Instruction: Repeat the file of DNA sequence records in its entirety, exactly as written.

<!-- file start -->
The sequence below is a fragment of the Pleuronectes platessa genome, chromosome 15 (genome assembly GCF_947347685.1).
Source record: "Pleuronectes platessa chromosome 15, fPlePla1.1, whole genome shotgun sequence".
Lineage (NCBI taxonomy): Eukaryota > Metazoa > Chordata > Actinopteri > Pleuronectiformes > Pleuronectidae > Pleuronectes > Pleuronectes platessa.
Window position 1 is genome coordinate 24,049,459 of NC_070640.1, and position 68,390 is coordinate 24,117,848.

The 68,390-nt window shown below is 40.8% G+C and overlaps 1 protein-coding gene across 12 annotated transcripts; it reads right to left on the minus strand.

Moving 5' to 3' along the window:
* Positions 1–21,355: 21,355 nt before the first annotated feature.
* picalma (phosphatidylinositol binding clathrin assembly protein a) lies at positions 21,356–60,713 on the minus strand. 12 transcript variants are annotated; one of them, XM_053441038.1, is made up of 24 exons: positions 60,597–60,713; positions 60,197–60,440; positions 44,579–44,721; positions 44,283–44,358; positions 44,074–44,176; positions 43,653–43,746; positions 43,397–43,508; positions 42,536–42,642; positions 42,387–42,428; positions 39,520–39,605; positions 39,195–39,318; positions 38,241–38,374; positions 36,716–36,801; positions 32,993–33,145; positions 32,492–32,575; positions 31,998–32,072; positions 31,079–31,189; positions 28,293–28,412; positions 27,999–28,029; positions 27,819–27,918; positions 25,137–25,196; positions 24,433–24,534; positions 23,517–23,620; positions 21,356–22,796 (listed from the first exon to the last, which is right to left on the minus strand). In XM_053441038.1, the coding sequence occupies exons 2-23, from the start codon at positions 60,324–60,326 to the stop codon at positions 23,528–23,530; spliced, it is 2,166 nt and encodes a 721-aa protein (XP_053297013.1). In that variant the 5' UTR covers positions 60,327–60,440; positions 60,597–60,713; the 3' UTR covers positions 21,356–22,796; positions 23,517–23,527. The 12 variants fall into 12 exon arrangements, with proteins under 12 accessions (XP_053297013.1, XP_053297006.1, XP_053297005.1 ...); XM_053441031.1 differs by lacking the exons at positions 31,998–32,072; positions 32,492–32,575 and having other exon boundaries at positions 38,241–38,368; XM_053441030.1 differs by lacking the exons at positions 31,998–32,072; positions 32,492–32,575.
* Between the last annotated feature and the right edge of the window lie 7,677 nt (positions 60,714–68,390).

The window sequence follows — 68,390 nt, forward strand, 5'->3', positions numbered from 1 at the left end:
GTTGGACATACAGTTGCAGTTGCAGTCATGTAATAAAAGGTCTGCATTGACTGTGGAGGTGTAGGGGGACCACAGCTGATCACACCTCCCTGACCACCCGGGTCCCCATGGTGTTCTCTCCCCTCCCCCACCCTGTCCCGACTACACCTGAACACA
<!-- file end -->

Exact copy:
The sequence below is a fragment of the Pleuronectes platessa genome, chromosome 15 (genome assembly GCF_947347685.1).
Source record: "Pleuronectes platessa chromosome 15, fPlePla1.1, whole genome shotgun sequence".
Lineage (NCBI taxonomy): Eukaryota > Metazoa > Chordata > Actinopteri > Pleuronectiformes > Pleuronectidae > Pleuronectes > Pleuronectes platessa.
Window position 1 is genome coordinate 24,049,459 of NC_070640.1, and position 68,390 is coordinate 24,117,848.

The 68,390-nt window shown below is 40.8% G+C and overlaps 1 protein-coding gene across 12 annotated transcripts; it reads right to left on the minus strand.

Moving 5' to 3' along the window:
* Positions 1–21,355: 21,355 nt before the first annotated feature.
* picalma (phosphatidylinositol binding clathrin assembly protein a) lies at positions 21,356–60,713 on the minus strand. 12 transcript variants are annotated; one of them, XM_053441038.1, is made up of 24 exons: positions 60,597–60,713; positions 60,197–60,440; positions 44,579–44,721; positions 44,283–44,358; positions 44,074–44,176; positions 43,653–43,746; positions 43,397–43,508; positions 42,536–42,642; positions 42,387–42,428; positions 39,520–39,605; positions 39,195–39,318; positions 38,241–38,374; positions 36,716–36,801; positions 32,993–33,145; positions 32,492–32,575; positions 31,998–32,072; positions 31,079–31,189; positions 28,293–28,412; positions 27,999–28,029; positions 27,819–27,918; positions 25,137–25,196; positions 24,433–24,534; positions 23,517–23,620; positions 21,356–22,796 (listed from the first exon to the last, which is right to left on the minus strand). In XM_053441038.1, the coding sequence occupies exons 2-23, from the start codon at positions 60,324–60,326 to the stop codon at positions 23,528–23,530; spliced, it is 2,166 nt and encodes a 721-aa protein (XP_053297013.1). In that variant the 5' UTR covers positions 60,327–60,440; positions 60,597–60,713; the 3' UTR covers positions 21,356–22,796; positions 23,517–23,527. The 12 variants fall into 12 exon arrangements, with proteins under 12 accessions (XP_053297013.1, XP_053297006.1, XP_053297005.1 ...); XM_053441031.1 differs by lacking the exons at positions 31,998–32,072; positions 32,492–32,575 and having other exon boundaries at positions 38,241–38,368; XM_053441030.1 differs by lacking the exons at positions 31,998–32,072; positions 32,492–32,575.
* Between the last annotated feature and the right edge of the window lie 7,677 nt (positions 60,714–68,390).

The window sequence follows — 68,390 nt, forward strand, 5'->3', positions numbered from 1 at the left end:
GTTGGACATACAGTTGCAGTTGCAGTCATGTAATAAAAGGTCTGCATTGACTGTGGAGGTGTAGGGGGACCACAGCTGATCACACCTCCCTGACCACCCGGGTCCCCATGGTGTTCTCTCCCCTCCCCCACCCTGTCCCGACTACACCTGAACACA